Of the Cucurbitaceae, Cucumis sativus (short-fruited cucumbers), Cucumis melo (including round as well as elongate melons), Citrullus lanatus (both sweet watermelons and citrons), and Lagenaria siceraria (including bottle-shaped as well as long gourds), are illustrated. Of the Solanaceae, Solanum melongena (egg-shaped purple aubergines) and Mandragora sp. (mandrake) are illustrated. These depictions include some of the earliest known images of cucumber, casaba melon (Cucumis melo Inodorous Group) and aubergine, each of which closely resembles an extant cultivar-group or market type. Overall, the botanically most accurate images are in the version of the Tacuinum located in the Österreichische Nationalbibliothek, Vienna, cod. ser. n. 2644. Similarities and differences in botanical accuracy among the images of Cucurbitaceae and Solanaceae in the six archetypal Tacuinum manuscripts suggest to us that another illustrated Tacuinum, now lost, may have antedated and served as a model or inspiration for the six surviving archetypic manuscripts.
doi:10.1093/aob/mcp055
PMCID: PMC2685323  PMID: 19318382
Citrullus lanatus; Cucumis melo; Cucumis sativus; Lagenaria siceraria; Solanum melongena; Mandragora sp.; medieval horticulture; history of horticulture
15.  The Soul’s Wisdom: Stories of Living and Dying 
Current Oncology  2008;15(Suppl 2):s107.es48-s107.es52.
Cancer can lead to spiritual transformation, which can be seen as a form of alchemy. During this process, patients, family members, and even professional caregivers can find themselves having spiritual experiences that go beyond any they had previously encountered. This paper provides qualitative descriptions of the “Field” or “Soul Wisdom” experienced by patients and caregivers.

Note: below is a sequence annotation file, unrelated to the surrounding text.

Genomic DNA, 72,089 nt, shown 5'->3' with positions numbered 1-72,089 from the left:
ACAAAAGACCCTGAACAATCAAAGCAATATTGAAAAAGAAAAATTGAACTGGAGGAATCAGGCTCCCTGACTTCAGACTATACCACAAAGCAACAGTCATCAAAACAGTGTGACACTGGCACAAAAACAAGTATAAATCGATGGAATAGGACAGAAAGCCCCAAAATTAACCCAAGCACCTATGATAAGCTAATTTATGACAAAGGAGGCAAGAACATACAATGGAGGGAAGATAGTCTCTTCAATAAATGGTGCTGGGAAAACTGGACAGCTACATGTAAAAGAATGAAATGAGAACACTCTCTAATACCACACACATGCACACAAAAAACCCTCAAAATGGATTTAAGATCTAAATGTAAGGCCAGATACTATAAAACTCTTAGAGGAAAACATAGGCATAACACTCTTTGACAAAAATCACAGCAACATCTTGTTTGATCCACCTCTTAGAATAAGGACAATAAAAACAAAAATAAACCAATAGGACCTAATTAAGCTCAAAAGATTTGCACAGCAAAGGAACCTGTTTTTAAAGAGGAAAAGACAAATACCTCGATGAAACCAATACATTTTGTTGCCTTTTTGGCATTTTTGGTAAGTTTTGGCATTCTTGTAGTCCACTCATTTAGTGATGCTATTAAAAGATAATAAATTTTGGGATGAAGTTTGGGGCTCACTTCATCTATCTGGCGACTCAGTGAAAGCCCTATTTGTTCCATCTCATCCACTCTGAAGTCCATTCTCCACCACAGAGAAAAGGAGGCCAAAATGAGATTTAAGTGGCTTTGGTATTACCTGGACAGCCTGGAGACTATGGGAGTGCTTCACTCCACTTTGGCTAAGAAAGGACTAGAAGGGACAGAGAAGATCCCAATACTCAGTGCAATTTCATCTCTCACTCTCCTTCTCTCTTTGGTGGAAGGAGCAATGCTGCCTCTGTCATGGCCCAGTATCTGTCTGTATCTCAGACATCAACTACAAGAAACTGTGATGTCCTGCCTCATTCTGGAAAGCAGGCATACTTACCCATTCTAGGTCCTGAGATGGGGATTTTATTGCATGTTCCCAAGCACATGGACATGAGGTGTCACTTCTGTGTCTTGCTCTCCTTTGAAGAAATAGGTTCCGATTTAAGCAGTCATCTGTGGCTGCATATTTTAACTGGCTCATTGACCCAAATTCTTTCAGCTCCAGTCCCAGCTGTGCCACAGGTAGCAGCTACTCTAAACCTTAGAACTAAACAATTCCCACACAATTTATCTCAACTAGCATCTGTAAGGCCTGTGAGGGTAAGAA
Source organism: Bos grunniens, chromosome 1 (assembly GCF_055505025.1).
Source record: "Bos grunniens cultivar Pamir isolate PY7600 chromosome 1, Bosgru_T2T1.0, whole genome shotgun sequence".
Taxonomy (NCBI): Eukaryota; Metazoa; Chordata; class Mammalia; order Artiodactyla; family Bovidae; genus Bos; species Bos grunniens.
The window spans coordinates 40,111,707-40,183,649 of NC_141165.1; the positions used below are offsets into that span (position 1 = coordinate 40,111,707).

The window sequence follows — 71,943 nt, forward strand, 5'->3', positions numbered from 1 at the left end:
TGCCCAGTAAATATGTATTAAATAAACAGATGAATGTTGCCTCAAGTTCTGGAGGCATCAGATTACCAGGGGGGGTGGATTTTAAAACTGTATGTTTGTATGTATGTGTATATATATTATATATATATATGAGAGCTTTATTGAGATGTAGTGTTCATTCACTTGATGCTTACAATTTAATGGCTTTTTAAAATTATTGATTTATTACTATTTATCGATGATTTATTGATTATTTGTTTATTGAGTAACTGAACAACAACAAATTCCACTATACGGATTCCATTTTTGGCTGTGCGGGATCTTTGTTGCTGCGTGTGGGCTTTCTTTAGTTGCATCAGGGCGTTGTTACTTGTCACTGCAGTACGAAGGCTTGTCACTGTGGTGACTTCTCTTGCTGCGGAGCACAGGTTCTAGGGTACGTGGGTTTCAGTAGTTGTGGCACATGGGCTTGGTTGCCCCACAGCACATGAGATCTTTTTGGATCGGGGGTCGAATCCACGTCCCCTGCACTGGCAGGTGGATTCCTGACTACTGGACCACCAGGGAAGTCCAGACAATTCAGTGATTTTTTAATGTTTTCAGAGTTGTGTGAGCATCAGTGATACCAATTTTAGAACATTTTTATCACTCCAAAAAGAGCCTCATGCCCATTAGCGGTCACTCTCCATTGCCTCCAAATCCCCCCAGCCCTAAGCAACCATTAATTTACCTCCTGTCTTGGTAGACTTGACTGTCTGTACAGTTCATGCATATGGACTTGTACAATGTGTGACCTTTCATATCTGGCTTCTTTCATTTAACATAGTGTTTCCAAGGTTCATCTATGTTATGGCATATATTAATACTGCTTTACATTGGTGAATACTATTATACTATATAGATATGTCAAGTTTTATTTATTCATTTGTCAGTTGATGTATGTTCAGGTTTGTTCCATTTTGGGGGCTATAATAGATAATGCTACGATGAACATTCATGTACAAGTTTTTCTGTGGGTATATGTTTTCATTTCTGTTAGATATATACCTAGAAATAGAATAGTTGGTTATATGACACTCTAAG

PMCID: PMC2528551  PMID: 18769614
Spirituality
16.  John Dee and the alchemists: Practising and promoting English alchemy in the Holy Roman Empire 
This paper investigates John Dee’s relationship with two kinds of alchemist: the authorities whose works he read, and the contemporary practitioners with whom he exchanged texts and ideas. Both strands coincide in the reception of works attributed to the famous English alchemist, George Ripley (d. c. 1490). Dee’s keen interest in Ripley appears from the number of transcriptions he made of ‘Ripleian’ writings, including the Bosome book, a manuscript discovered in 1574 and believed to have been written in Ripley’s own hand. In 1583, Dee and his associate Edward Kelley left England for East Central Europe, taking with them a proportion of Dee’s vast library, including alchemical books—the contents of which would soon pique the interest of continental practitioners. Kelley used Ripley’s works, including the Bosome book, not only as sources of practical information, but as a means of furthering his own relationships with colleagues and patrons: transactions that in turn influenced Ripley’s posthumous continental reception. The resulting circulation of texts allows us to trace, with unusual precision, the spread of English alchemical ideas in the Holy Roman Empire from the late sixteenth century.